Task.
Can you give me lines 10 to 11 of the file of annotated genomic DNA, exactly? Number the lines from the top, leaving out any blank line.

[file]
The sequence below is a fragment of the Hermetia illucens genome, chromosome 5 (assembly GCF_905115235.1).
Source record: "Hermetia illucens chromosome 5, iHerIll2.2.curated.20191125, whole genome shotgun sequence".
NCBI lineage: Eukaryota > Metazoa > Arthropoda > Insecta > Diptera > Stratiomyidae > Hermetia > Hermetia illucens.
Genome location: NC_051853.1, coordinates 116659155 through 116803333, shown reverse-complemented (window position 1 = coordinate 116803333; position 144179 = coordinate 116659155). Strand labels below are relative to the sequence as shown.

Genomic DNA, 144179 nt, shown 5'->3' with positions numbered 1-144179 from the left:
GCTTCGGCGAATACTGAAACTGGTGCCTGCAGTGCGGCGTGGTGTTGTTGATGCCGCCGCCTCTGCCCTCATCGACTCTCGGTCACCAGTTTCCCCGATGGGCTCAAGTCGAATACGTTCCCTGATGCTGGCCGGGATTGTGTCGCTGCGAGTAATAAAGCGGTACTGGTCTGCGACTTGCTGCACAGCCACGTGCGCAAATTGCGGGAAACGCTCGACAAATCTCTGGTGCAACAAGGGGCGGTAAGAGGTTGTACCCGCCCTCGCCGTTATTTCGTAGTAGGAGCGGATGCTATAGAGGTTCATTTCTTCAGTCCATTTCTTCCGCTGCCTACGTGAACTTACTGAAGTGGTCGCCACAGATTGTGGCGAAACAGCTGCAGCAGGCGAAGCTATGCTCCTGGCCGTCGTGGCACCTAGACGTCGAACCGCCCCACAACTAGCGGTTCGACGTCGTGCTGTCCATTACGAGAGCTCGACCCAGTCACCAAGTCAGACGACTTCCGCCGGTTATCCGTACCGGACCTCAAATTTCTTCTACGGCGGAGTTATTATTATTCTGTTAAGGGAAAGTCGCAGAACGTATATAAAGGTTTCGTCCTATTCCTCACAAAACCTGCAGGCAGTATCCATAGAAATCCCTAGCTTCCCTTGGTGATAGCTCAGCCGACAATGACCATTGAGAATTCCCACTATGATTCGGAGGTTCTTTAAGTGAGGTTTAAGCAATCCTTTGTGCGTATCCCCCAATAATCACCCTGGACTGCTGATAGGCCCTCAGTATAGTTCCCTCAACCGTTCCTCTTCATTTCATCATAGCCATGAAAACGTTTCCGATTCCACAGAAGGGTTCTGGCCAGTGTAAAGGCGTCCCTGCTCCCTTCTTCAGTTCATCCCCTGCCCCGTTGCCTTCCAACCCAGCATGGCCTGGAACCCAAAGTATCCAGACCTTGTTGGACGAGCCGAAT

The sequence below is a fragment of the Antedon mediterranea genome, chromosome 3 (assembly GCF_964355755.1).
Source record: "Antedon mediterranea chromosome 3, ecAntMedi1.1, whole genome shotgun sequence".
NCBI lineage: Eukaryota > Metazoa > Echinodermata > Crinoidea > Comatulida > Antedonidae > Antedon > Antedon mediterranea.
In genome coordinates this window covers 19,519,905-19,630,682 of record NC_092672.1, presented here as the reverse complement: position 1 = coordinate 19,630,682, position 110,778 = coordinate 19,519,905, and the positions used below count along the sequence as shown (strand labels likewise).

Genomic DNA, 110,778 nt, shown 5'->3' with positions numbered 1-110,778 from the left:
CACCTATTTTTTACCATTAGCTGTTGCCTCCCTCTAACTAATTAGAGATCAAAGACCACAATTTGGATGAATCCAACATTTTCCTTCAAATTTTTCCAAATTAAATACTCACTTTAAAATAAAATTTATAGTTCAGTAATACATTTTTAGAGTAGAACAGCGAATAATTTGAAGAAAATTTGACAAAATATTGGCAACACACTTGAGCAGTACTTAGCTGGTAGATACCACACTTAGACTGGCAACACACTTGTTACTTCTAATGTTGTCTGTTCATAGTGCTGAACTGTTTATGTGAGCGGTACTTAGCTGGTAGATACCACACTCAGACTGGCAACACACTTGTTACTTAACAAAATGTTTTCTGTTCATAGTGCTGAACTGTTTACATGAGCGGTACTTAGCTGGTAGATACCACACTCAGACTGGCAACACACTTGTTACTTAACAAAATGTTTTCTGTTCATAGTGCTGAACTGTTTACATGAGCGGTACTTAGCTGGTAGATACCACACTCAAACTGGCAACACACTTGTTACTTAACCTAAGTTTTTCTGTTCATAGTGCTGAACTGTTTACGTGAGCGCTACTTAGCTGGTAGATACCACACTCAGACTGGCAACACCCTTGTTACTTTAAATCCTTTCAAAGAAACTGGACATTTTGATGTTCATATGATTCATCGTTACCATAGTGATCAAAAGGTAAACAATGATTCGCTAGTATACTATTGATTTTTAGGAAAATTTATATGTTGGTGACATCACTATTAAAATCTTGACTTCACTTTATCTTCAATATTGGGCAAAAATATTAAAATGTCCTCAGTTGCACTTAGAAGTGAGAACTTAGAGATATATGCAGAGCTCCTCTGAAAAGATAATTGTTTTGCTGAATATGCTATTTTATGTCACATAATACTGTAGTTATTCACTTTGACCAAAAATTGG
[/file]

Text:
In genome coordinates this window covers 19,519,905-19,630,682 of record NC_092672.1, presented here as the reverse complement: position 1 = coordinate 19,630,682, position 110,778 = coordinate 19,519,905, and the positions used below count along the sequence as shown (strand labels likewise).

Genomic DNA, 110,778 nt, shown 5'->3' with positions numbered 1-110,778 from the left: